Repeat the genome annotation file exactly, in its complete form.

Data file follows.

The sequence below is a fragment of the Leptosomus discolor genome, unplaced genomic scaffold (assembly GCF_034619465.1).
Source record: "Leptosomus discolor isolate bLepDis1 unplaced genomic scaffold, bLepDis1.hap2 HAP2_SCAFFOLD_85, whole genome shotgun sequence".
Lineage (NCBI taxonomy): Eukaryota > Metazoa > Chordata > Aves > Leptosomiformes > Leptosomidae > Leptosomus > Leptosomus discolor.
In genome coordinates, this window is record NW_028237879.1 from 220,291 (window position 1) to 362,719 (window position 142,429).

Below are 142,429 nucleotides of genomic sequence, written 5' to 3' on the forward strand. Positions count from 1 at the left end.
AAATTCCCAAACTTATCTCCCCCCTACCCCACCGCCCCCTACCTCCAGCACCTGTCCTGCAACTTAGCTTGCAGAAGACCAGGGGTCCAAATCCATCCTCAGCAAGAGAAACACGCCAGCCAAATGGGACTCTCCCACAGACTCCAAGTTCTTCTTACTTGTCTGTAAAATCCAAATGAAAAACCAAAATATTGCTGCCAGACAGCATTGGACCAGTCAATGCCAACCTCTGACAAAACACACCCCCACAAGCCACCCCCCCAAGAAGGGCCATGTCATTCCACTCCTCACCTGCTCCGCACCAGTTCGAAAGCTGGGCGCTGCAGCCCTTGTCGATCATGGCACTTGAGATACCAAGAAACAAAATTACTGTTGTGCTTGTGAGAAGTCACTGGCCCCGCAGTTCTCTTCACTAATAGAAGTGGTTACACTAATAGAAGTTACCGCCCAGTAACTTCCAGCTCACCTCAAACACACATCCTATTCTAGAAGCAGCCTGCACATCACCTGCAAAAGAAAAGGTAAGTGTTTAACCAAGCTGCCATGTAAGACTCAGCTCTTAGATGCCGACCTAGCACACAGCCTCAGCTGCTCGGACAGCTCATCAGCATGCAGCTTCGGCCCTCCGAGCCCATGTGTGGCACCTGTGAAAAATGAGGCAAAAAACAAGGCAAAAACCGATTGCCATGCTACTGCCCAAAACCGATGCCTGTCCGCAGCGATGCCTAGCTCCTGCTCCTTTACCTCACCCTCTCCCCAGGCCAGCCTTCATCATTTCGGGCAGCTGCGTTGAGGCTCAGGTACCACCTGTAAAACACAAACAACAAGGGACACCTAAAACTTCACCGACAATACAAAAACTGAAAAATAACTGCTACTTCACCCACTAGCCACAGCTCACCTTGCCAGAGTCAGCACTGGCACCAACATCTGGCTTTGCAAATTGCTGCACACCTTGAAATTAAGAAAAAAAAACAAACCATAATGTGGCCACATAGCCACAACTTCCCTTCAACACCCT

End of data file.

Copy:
The sequence below is a fragment of the Leptosomus discolor genome, unplaced genomic scaffold (assembly GCF_034619465.1).
Source record: "Leptosomus discolor isolate bLepDis1 unplaced genomic scaffold, bLepDis1.hap2 HAP2_SCAFFOLD_85, whole genome shotgun sequence".
Lineage (NCBI taxonomy): Eukaryota > Metazoa > Chordata > Aves > Leptosomiformes > Leptosomidae > Leptosomus > Leptosomus discolor.
In genome coordinates, this window is record NW_028237879.1 from 220,291 (window position 1) to 362,719 (window position 142,429).

Below are 142,429 nucleotides of genomic sequence, written 5' to 3' on the forward strand. Positions count from 1 at the left end.
AAATTCCCAAACTTATCTCCCCCCTACCCCACCGCCCCCTACCTCCAGCACCTGTCCTGCAACTTAGCTTGCAGAAGACCAGGGGTCCAAATCCATCCTCAGCAAGAGAAACACGCCAGCCAAATGGGACTCTCCCACAGACTCCAAGTTCTTCTTACTTGTCTGTAAAATCCAAATGAAAAACCAAAATATTGCTGCCAGACAGCATTGGACCAGTCAATGCCAACCTCTGACAAAACACACCCCCACAAGCCACCCCCCCAAGAAGGGCCATGTCATTCCACTCCTCACCTGCTCCGCACCAGTTCGAAAGCTGGGCGCTGCAGCCCTTGTCGATCATGGCACTTGAGATACCAAGAAACAAAATTACTGTTGTGCTTGTGAGAAGTCACTGGCCCCGCAGTTCTCTTCACTAATAGAAGTGGTTACACTAATAGAAGTTACCGCCCAGTAACTTCCAGCTCACCTCAAACACACATCCTATTCTAGAAGCAGCCTGCACATCACCTGCAAAAGAAAAGGTAAGTGTTTAACCAAGCTGCCATGTAAGACTCAGCTCTTAGATGCCGACCTAGCACACAGCCTCAGCTGCTCGGACAGCTCATCAGCATGCAGCTTCGGCCCTCCGAGCCCATGTGTGGCACCTGTGAAAAATGAGGCAAAAAACAAGGCAAAAACCGATTGCCATGCTACTGCCCAAAACCGATGCCTGTCCGCAGCGATGCCTAGCTCCTGCTCCTTTACCTCACCCTCTCCCCAGGCCAGCCTTCATCATTTCGGGCAGCTGCGTTGAGGCTCAGGTACCACCTGTAAAACACAAACAACAAGGGACACCTAAAACTTCACCGACAATACAAAAACTGAAAAATAACTGCTACTTCACCCACTAGCCACAGCTCACCTTGCCAGAGTCAGCACTGGCACCAACATCTGGCTTTGCAAATTGCTGCACACCTTGAAATTAAGAAAAAAAAACAAACCATAATGTGGCCACATAGCCACAACTTCCCTTCAACACCCT